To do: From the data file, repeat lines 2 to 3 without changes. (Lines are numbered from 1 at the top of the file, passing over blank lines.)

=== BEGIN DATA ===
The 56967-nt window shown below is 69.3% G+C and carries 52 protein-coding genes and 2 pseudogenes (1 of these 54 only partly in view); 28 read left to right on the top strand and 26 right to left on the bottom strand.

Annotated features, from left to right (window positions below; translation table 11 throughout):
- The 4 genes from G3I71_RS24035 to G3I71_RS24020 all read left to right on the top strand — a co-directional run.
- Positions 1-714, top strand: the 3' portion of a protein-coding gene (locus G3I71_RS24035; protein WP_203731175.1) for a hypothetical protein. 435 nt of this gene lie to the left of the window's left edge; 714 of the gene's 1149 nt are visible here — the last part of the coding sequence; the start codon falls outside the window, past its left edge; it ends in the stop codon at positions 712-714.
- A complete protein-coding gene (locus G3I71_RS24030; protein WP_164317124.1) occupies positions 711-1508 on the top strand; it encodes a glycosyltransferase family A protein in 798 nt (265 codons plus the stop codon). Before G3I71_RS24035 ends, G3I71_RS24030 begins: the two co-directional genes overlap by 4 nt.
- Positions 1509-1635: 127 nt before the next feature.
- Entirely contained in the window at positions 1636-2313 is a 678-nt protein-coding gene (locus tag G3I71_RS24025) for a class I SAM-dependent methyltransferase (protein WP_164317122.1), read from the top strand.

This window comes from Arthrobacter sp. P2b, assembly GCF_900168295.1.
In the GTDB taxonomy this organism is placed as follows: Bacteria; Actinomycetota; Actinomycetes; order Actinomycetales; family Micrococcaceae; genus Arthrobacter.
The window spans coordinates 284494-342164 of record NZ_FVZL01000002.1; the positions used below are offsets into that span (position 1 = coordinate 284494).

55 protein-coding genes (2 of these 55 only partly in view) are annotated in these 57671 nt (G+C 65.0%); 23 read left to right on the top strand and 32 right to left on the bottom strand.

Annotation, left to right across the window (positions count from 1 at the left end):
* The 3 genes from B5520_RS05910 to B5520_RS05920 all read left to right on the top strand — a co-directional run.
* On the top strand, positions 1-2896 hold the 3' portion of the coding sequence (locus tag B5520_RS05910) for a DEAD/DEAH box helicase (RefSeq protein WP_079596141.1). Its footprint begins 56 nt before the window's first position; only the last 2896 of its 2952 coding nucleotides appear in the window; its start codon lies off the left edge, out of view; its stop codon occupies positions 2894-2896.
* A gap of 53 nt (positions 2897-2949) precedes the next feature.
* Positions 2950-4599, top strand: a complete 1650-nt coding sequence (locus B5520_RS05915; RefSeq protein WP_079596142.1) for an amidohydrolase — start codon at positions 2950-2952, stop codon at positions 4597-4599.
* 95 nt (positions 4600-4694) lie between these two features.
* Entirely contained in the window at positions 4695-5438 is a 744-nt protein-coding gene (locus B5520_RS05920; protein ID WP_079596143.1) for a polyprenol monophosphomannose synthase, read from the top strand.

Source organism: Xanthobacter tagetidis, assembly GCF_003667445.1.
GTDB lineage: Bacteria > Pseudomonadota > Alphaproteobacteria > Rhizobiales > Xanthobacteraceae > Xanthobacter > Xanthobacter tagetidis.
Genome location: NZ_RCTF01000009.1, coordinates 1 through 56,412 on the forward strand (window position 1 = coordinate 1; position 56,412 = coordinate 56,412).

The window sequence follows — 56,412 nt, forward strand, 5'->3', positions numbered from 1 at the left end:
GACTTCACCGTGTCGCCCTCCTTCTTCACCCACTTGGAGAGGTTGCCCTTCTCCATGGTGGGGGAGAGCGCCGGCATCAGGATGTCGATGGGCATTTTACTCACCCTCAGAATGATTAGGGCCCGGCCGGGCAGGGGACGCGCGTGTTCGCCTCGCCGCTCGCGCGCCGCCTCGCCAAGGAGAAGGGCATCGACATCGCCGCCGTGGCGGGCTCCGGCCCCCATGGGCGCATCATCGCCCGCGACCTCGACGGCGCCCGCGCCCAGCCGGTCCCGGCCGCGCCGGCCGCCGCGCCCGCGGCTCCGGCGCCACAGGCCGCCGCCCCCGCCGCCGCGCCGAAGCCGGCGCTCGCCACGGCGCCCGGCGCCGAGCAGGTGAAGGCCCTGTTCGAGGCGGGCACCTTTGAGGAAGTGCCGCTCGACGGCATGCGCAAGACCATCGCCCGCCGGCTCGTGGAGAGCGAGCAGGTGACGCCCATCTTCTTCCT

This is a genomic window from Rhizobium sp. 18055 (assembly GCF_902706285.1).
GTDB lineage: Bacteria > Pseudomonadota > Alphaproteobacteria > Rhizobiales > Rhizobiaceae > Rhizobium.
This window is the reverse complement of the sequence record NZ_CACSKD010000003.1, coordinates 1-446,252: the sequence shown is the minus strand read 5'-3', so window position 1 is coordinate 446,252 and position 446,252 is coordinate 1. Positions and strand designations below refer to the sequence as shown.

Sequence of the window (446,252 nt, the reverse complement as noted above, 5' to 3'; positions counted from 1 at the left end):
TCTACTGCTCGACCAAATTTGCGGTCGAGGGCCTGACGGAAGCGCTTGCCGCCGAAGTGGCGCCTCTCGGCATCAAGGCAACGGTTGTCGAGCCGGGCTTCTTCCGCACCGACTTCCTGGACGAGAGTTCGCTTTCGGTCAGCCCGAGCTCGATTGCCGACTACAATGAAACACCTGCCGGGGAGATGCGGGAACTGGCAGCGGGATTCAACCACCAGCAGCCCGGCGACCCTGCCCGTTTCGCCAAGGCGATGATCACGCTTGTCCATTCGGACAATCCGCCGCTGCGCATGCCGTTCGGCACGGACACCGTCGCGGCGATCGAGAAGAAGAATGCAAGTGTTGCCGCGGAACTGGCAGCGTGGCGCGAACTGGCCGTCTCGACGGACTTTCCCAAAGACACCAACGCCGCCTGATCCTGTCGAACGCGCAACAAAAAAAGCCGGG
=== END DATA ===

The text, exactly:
Annotated features, from left to right (window positions below; translation table 11 throughout):
- The 4 genes from G3I71_RS24035 to G3I71_RS24020 all read left to right on the top strand — a co-directional run.